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Footballer and child poverty campaigner Marcus Rashford has hit out at the amount of food parents are receiving for their children in the free school meal parcels.
Households with children that would usually qualify for food at school have been given the option of parcels to prepare at home but there has been a huge amount of backlash.
Then imagine we expect the children to engage in learning from home. Not to mention the parents who, at times, have to teach them who probably haven't eaten at all so their children can...
We MUST do better. This is 2021 https://t.co/mEZ6rCA1LE
- Marcus Rashford MBE (@MarcusRashford) January 11, 2021
#FreeSchoolMeals On the left £30 of food. On the right what private company Chartwells have supplied having been awarded a government contract to supply for £30 free school meals.
Utterly shameful profiteering off some of the country's most disadvantaged kids! pic.twitter.com/XcmUm8qM1h
- MunchBunch (@Munchbunch87) January 11, 2021
One of the 'hampers', which is supposed to last for five days, includes: 2 potatoes, one tin of beans, a loaf of bread, eight single cheese slices, two carrots, three apples, two bananas, two Soreen slices and three yogurts along with some pasta and single tomato.
The person that received the above decided to go on to ASDA's website and tally up what she was sent and wrote: "Priced via Asda: Bread 89p Beans 85p Carrots 15p Apples 42p Potatoes 22p Tomato 11p Cheese £1.45 Frubes 33p Pasta 10p Soreen 40p Bananas 30p Public funds were charged £30. I'd have bought this for £5.22. The private company who have the #FSM contract made good profit here."
This has led to many people questioning how Chartwells, the company awarded the contract to distribute the food, are being allowed to get away with this. A spokesperson for Chartwells told LADbible the charge was actually £10.50 per parcel.
Could you please share with us exactly what a £30 box is supposed to look like.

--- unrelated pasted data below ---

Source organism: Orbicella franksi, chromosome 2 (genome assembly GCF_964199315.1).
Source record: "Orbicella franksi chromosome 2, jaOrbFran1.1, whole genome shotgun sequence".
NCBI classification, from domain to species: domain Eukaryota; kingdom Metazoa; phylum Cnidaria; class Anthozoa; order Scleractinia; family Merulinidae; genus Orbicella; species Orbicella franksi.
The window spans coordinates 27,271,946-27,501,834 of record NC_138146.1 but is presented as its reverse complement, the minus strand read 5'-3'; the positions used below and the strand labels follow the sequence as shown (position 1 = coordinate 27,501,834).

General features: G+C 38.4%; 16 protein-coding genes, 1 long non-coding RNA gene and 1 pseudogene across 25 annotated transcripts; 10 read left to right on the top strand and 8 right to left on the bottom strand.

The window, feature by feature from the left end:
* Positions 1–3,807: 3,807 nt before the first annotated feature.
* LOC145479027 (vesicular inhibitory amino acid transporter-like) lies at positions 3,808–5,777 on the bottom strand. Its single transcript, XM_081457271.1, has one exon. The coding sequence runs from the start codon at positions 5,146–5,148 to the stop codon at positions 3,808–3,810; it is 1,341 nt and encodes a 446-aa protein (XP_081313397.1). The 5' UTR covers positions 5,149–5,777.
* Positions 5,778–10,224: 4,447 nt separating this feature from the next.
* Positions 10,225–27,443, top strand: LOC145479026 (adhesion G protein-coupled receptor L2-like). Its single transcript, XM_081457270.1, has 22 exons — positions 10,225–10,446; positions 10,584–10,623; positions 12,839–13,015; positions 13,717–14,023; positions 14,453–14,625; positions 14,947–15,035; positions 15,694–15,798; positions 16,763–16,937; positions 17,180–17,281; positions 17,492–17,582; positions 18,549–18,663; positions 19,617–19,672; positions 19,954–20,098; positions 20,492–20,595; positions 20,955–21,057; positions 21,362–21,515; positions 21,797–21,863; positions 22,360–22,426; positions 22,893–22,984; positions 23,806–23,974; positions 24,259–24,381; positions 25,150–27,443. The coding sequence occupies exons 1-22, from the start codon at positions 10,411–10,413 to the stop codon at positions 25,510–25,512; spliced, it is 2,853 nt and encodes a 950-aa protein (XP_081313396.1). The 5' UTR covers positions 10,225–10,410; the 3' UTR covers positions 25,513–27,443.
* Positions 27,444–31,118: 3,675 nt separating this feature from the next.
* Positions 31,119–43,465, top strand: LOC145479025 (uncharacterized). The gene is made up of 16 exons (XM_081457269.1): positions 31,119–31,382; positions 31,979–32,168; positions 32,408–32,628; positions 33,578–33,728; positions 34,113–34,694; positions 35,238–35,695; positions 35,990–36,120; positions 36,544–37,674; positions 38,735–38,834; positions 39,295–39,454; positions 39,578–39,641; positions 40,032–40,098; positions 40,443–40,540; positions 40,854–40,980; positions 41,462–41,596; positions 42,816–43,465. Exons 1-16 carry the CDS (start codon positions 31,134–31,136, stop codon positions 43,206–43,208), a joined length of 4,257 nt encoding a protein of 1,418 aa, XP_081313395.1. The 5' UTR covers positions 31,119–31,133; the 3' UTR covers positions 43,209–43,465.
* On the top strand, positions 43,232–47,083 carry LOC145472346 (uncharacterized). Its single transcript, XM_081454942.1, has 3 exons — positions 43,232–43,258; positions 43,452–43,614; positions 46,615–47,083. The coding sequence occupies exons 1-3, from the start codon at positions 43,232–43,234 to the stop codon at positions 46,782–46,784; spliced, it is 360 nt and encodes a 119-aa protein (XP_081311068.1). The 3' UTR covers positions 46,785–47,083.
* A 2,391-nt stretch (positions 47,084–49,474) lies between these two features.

I'm sure this won't be a problem as you've been contracted to supply loads of them.
Thanks in advance!
- Satan :blue_heart: (@SpeakingSatan) January 12, 2021
#FreeSchoolMeals bag for 10 days:
2 days jacket potato with beans
8 single cheese sandwiches
2 days carrots
3 days apples
2 days soreen
3 days frubes
Spare pasta & tomato. Will need mayo for pasta salad.
Issued instead of £30 vouchers. I could do more with £30 to be honest. pic.twitter.com/87LGUTHXEu
- Roadside Mum :tiger: (@RoadsideMum) January 11, 2021
In a reply to one of the complaints, Chartwells wrote: "Thank you for bringing this to our attention, this does not reflect the specification of one of our hampers. Please can you DM us the details of the school that your child attends and we will investigate immediately."
The Department of Education also said that it is looking into the matter, adding: "We have clear guidelines and standards for food parcels, which we expect to be followed. Parcels should be nutritious and contain a varied range of food."
In a statement given to LADbible, a spokesperson for Chartwells said: "We have had time to investigate the picture circulated on Twitter. For clarity this shows five days of free school lunches (not ten days) and the charge for food, packing and distribution was actually £10.50 and not £30 as suggested.
"However, in our efforts to provide thousands of food parcels a week at extremely short notice we are very sorry the quantity has fallen short in this instance.
"Our ten-day hampers typically include a wide variety of nutritious food items to support the provision of lunches for children.
"We are further enhancing our food parcels following the Department for Education's additional allowance of £3.50 per week per child in line with nutritional guidelines, in addition we welcome the DofE procurement notice for schools issued today.
"We would like to thank Marcus Rashford and the Permanent Under Secretary of State for Children and Families, Vicky Ford, for their collaboration as we navigate these difficult times."
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